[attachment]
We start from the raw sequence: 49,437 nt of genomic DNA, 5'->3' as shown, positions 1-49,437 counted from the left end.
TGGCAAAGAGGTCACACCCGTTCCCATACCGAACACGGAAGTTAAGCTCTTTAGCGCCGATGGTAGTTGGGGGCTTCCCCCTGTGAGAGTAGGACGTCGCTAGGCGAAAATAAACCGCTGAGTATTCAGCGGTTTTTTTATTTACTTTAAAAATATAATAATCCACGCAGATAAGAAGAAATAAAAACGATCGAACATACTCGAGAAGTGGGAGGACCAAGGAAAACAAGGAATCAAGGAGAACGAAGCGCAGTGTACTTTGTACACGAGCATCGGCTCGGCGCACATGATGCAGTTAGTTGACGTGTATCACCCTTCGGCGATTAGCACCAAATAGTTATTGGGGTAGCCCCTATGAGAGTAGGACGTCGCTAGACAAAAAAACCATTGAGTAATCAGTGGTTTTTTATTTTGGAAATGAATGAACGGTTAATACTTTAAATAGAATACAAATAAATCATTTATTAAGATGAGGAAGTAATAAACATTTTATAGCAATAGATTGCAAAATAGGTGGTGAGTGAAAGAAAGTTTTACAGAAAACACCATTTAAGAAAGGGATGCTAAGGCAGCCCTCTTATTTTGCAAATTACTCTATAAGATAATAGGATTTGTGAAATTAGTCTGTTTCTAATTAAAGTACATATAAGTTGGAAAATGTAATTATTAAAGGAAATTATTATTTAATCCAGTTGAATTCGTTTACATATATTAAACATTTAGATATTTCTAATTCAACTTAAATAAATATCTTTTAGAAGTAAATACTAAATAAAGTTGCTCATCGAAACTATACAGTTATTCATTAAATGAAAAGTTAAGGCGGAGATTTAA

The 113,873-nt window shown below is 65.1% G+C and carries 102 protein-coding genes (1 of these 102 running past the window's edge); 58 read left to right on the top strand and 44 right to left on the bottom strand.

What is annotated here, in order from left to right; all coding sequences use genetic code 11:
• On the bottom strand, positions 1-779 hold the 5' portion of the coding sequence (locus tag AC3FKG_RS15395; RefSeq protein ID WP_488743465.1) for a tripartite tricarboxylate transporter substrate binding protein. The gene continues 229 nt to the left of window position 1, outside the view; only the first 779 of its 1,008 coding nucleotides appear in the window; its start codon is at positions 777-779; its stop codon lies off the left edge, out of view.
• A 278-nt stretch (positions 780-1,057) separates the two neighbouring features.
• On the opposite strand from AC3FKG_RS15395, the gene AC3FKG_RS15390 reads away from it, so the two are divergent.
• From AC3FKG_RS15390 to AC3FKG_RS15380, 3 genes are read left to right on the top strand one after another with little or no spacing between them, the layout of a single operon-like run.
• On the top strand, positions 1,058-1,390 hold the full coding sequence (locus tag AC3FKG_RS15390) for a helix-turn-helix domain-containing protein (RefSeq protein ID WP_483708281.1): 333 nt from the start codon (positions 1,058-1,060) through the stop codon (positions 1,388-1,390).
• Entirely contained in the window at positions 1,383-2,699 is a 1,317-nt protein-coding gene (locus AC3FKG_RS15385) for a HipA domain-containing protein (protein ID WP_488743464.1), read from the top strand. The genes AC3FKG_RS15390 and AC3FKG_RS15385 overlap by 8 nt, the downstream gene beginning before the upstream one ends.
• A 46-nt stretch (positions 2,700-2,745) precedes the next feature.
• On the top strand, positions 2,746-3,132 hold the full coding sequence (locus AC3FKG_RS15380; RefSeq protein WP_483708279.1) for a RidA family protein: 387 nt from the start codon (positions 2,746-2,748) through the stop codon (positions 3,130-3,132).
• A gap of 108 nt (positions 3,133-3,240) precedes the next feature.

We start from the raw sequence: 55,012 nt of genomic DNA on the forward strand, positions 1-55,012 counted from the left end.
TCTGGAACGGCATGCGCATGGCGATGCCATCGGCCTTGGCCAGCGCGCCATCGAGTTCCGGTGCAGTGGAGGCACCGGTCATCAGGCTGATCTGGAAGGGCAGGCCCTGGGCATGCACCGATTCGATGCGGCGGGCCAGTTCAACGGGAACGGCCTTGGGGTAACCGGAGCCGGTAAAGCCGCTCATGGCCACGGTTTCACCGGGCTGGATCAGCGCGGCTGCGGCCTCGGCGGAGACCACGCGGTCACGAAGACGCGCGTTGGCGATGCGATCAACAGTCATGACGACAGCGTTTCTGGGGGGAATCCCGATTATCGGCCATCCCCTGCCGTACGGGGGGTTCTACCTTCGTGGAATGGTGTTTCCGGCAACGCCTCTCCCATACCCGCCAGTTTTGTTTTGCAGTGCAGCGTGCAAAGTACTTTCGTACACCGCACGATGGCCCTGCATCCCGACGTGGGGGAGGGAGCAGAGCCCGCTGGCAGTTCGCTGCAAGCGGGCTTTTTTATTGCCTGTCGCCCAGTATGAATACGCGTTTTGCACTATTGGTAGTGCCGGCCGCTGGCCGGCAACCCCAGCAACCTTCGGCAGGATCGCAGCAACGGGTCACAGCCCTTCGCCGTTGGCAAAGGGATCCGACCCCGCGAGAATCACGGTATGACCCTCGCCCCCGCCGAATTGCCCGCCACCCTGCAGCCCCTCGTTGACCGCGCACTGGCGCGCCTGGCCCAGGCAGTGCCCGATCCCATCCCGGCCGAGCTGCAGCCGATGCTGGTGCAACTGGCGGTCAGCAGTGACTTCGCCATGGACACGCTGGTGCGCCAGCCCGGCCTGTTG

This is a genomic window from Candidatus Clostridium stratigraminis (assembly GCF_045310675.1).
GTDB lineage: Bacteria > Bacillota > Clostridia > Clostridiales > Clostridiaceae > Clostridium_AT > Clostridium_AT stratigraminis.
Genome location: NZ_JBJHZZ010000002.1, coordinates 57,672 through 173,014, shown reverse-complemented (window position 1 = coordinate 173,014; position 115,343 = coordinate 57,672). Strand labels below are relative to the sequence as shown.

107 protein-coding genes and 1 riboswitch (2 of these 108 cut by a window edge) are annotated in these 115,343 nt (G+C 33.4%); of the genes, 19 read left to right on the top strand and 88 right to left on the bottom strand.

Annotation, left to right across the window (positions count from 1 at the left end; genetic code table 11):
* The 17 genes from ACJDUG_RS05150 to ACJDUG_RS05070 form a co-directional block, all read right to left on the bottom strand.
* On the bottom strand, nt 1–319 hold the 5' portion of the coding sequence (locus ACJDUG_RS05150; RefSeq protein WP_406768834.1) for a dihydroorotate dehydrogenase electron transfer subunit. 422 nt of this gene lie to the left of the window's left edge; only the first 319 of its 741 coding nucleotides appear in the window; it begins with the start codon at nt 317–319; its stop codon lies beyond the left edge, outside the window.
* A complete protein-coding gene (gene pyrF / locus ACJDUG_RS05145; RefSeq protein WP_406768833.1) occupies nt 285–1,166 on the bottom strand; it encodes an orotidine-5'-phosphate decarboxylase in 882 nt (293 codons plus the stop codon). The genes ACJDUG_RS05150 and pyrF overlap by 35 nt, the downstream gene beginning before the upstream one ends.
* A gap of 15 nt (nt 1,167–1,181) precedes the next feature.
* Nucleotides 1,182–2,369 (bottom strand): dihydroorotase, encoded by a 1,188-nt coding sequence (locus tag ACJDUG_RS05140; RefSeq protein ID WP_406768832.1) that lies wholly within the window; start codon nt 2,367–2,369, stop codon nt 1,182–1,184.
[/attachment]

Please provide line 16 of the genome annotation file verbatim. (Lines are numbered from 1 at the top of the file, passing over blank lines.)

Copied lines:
This is a genomic window from Candidatus Clostridium stratigraminis (assembly GCF_045310675.1).